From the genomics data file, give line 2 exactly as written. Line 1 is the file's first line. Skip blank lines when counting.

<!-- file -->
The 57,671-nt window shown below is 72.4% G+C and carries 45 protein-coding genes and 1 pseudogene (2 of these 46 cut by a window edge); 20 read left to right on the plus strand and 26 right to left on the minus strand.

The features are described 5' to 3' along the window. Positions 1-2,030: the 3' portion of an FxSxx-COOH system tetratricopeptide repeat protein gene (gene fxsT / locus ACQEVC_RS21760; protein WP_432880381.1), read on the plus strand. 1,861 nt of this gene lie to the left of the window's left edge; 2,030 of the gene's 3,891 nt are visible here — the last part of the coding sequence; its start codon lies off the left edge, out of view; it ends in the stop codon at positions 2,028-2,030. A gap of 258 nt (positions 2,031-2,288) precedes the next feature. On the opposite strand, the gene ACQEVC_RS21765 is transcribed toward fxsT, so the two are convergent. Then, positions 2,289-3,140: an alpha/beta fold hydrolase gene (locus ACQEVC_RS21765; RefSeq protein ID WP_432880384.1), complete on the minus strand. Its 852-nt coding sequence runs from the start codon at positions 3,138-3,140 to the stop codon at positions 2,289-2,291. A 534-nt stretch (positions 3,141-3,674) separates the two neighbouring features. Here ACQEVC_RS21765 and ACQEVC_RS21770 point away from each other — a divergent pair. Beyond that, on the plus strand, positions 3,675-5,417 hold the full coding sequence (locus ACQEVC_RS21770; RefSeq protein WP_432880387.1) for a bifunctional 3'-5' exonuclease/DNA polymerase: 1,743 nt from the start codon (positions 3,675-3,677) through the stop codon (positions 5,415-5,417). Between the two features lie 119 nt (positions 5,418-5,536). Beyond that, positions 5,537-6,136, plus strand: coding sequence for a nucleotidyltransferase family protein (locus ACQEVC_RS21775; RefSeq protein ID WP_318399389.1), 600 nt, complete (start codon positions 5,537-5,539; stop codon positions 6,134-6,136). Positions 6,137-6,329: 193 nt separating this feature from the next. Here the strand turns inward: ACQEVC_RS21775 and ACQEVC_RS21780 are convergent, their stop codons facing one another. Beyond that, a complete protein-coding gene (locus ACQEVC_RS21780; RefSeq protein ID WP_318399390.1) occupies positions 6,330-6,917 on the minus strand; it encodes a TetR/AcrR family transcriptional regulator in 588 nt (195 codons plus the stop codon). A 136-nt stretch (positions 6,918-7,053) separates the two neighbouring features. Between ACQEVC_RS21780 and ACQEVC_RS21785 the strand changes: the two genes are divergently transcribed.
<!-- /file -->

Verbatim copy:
The features are described 5' to 3' along the window. Positions 1-2,030: the 3' portion of an FxSxx-COOH system tetratricopeptide repeat protein gene (gene fxsT / locus ACQEVC_RS21760; protein WP_432880381.1), read on the plus strand. 1,861 nt of this gene lie to the left of the window's left edge; 2,030 of the gene's 3,891 nt are visible here — the last part of the coding sequence; its start codon lies off the left edge, out of view; it ends in the stop codon at positions 2,028-2,030. A gap of 258 nt (positions 2,031-2,288) precedes the next feature. On the opposite strand, the gene ACQEVC_RS21765 is transcribed toward fxsT, so the two are convergent. Then, positions 2,289-3,140: an alpha/beta fold hydrolase gene (locus ACQEVC_RS21765; RefSeq protein ID WP_432880384.1), complete on the minus strand. Its 852-nt coding sequence runs from the start codon at positions 3,138-3,140 to the stop codon at positions 2,289-2,291. A 534-nt stretch (positions 3,141-3,674) separates the two neighbouring features. Here ACQEVC_RS21765 and ACQEVC_RS21770 point away from each other — a divergent pair. Beyond that, on the plus strand, positions 3,675-5,417 hold the full coding sequence (locus ACQEVC_RS21770; RefSeq protein WP_432880387.1) for a bifunctional 3'-5' exonuclease/DNA polymerase: 1,743 nt from the start codon (positions 3,675-3,677) through the stop codon (positions 5,415-5,417). Between the two features lie 119 nt (positions 5,418-5,536). Beyond that, positions 5,537-6,136, plus strand: coding sequence for a nucleotidyltransferase family protein (locus ACQEVC_RS21775; RefSeq protein ID WP_318399389.1), 600 nt, complete (start codon positions 5,537-5,539; stop codon positions 6,134-6,136). Positions 6,137-6,329: 193 nt separating this feature from the next. Here the strand turns inward: ACQEVC_RS21775 and ACQEVC_RS21780 are convergent, their stop codons facing one another. Beyond that, a complete protein-coding gene (locus ACQEVC_RS21780; RefSeq protein ID WP_318399390.1) occupies positions 6,330-6,917 on the minus strand; it encodes a TetR/AcrR family transcriptional regulator in 588 nt (195 codons plus the stop codon). A 136-nt stretch (positions 6,918-7,053) separates the two neighbouring features. Between ACQEVC_RS21780 and ACQEVC_RS21785 the strand changes: the two genes are divergently transcribed.